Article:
Monday, October 1, 2007
Rotorcraft Report: GAO Rejects USAF’s Revamped CSAR-X Plan
The U.S. Air Force must sort out how to proceed with fulfilling its helicopter requirements following a watchdog’s second rejection of its plans.
In what is widely considered a highly unusual move, the U.S. General Accountability Office on Aug. 30 upheld a second round of protests by Lockheed Martin and Sikorsky Aircraft and directed the service to draft new plans for the Combat Search and Rescue-X (CSAR-X) procurement to replace its aging fleet of Sikorsky HH-60G Pave Hawks. The Air Force 11 months ago selected Boeing’s CH-47 as the basis for that replacement fleet, but the GAO in February backed the first protests by Lockheed and Sikorsky. The latest ruling nixed the Air Force plan for correcting flaws cited in that first ruling.
In the Aug. 30 ruling, the GAO said the service couldn’t re-compete the $10 billion-plus contract without considering new bid information from the contractors. Lockheed Martin, which is offering a version of the EH101 with AgustaWestland and Bell Helicopter, and Sikorsky, offering a version of its S-92, want to give the Air Force new data on life-cycle costs for their aircraft, but the service said it would not accept it.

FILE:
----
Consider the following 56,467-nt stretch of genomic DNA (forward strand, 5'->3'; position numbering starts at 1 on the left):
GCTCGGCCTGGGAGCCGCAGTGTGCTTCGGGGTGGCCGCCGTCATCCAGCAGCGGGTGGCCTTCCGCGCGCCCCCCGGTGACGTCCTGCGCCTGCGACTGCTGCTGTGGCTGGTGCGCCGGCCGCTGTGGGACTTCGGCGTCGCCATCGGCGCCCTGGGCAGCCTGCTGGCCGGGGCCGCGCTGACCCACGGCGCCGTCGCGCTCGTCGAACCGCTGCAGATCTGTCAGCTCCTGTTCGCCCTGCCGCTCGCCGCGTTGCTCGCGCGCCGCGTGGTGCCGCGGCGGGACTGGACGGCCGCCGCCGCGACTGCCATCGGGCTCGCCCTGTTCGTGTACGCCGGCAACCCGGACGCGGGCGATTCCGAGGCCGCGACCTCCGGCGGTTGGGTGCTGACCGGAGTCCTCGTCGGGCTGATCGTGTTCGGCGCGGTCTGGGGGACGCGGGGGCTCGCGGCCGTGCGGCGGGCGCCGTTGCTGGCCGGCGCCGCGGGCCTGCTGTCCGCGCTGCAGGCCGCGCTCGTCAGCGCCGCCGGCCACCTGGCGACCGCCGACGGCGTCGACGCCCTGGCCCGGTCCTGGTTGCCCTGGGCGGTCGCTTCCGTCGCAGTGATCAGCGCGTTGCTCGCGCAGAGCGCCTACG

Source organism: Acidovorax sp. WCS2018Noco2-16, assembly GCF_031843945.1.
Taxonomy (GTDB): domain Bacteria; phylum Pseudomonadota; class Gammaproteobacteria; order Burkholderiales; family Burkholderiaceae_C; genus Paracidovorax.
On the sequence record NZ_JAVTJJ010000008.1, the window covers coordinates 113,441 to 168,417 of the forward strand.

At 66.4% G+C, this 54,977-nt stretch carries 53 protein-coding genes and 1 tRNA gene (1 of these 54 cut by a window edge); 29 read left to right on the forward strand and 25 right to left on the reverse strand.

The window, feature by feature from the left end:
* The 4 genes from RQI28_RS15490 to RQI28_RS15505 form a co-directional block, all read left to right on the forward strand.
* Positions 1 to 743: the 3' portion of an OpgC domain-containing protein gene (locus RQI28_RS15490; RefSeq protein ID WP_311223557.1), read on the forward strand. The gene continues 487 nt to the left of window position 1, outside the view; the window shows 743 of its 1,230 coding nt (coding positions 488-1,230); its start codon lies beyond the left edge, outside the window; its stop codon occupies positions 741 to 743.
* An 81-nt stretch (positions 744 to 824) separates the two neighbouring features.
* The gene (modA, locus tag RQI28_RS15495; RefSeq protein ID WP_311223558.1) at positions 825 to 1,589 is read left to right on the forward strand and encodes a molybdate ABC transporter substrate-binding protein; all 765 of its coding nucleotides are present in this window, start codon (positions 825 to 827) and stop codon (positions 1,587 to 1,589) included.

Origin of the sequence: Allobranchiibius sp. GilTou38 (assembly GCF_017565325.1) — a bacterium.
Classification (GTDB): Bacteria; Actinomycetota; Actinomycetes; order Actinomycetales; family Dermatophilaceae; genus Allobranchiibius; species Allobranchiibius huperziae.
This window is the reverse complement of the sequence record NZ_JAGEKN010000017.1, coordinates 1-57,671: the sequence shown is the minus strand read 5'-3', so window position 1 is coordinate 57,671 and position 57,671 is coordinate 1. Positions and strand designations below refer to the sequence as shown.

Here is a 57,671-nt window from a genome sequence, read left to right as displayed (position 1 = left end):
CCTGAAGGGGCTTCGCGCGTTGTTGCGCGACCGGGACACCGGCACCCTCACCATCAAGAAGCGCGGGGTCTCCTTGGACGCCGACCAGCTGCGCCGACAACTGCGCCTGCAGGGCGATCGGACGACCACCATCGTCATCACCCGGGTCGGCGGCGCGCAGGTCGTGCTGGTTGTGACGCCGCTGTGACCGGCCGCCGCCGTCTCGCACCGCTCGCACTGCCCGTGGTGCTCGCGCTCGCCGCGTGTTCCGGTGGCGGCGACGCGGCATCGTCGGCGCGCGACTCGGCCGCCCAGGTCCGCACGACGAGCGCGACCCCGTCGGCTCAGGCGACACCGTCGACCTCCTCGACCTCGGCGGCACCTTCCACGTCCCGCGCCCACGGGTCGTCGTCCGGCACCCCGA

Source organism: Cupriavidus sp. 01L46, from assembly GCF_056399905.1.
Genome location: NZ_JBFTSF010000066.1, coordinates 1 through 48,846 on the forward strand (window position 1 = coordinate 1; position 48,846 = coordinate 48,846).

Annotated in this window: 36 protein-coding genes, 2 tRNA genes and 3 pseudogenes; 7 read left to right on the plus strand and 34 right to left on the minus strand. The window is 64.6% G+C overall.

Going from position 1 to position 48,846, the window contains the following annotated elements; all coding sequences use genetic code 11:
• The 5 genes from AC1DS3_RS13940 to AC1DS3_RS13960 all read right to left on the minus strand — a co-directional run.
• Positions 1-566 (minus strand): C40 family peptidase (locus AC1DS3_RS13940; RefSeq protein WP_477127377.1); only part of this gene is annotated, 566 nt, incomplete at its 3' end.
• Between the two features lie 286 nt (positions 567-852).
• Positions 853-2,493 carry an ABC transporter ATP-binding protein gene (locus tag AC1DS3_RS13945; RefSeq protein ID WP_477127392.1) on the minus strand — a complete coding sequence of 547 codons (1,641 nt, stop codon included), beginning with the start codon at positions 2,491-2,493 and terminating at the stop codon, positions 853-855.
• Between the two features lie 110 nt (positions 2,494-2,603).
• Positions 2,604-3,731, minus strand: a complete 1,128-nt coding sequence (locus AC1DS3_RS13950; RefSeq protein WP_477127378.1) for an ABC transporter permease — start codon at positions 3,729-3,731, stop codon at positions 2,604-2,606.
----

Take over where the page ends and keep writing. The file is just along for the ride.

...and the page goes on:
The ruling could end up in court; Boeing is expected to appeal to the U.S. Court of Federal Claims. It also may spur top Air Force officials to adopt a proposal to scrap the CSAR-X competition entirely, re-combine it with a requirement for a missile-field support and VIP evacuation helicopter (now called the Common Vertical Lift Support Platform), and launch a new procurement effort. Those requirements originally were planned to be covered in a single procurement, but the service split them in 2005.